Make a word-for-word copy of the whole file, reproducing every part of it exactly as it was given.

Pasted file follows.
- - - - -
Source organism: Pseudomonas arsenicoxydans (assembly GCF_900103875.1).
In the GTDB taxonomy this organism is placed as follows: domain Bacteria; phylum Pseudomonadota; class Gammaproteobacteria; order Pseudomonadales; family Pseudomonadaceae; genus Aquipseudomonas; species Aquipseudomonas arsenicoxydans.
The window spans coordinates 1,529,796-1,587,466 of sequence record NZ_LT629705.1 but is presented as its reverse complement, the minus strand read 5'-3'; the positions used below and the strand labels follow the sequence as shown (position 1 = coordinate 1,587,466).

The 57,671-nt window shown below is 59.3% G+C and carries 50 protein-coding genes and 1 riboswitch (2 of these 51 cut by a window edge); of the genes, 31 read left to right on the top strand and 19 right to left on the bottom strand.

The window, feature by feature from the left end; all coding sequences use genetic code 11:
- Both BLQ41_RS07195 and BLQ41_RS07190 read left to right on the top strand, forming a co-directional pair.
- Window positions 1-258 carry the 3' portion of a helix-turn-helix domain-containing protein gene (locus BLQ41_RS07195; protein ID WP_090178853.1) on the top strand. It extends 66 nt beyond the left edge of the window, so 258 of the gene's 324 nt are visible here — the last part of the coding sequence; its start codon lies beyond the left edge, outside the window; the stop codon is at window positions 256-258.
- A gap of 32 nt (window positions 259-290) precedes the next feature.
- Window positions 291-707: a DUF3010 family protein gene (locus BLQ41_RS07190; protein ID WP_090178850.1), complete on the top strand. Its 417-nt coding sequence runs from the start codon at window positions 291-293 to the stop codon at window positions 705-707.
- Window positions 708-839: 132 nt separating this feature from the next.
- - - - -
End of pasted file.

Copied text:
Source organism: Pseudomonas arsenicoxydans (assembly GCF_900103875.1).
In the GTDB taxonomy this organism is placed as follows: domain Bacteria; phylum Pseudomonadota; class Gammaproteobacteria; order Pseudomonadales; family Pseudomonadaceae; genus Aquipseudomonas; species Aquipseudomonas arsenicoxydans.
The window spans coordinates 1,529,796-1,587,466 of sequence record NZ_LT629705.1 but is presented as its reverse complement, the minus strand read 5'-3'; the positions used below and the strand labels follow the sequence as shown (position 1 = coordinate 1,587,466).

The 57,671-nt window shown below is 59.3% G+C and carries 50 protein-coding genes and 1 riboswitch (2 of these 51 cut by a window edge); of the genes, 31 read left to right on the top strand and 19 right to left on the bottom strand.

The window, feature by feature from the left end; all coding sequences use genetic code 11:
- Both BLQ41_RS07195 and BLQ41_RS07190 read left to right on the top strand, forming a co-directional pair.
- Window positions 1-258 carry the 3' portion of a helix-turn-helix domain-containing protein gene (locus BLQ41_RS07195; protein ID WP_090178853.1) on the top strand. It extends 66 nt beyond the left edge of the window, so 258 of the gene's 324 nt are visible here — the last part of the coding sequence; its start codon lies beyond the left edge, outside the window; the stop codon is at window positions 256-258.
- A gap of 32 nt (window positions 259-290) precedes the next feature.
- Window positions 291-707: a DUF3010 family protein gene (locus BLQ41_RS07190; protein ID WP_090178850.1), complete on the top strand. Its 417-nt coding sequence runs from the start codon at window positions 291-293 to the stop codon at window positions 705-707.
- Window positions 708-839: 132 nt separating this feature from the next.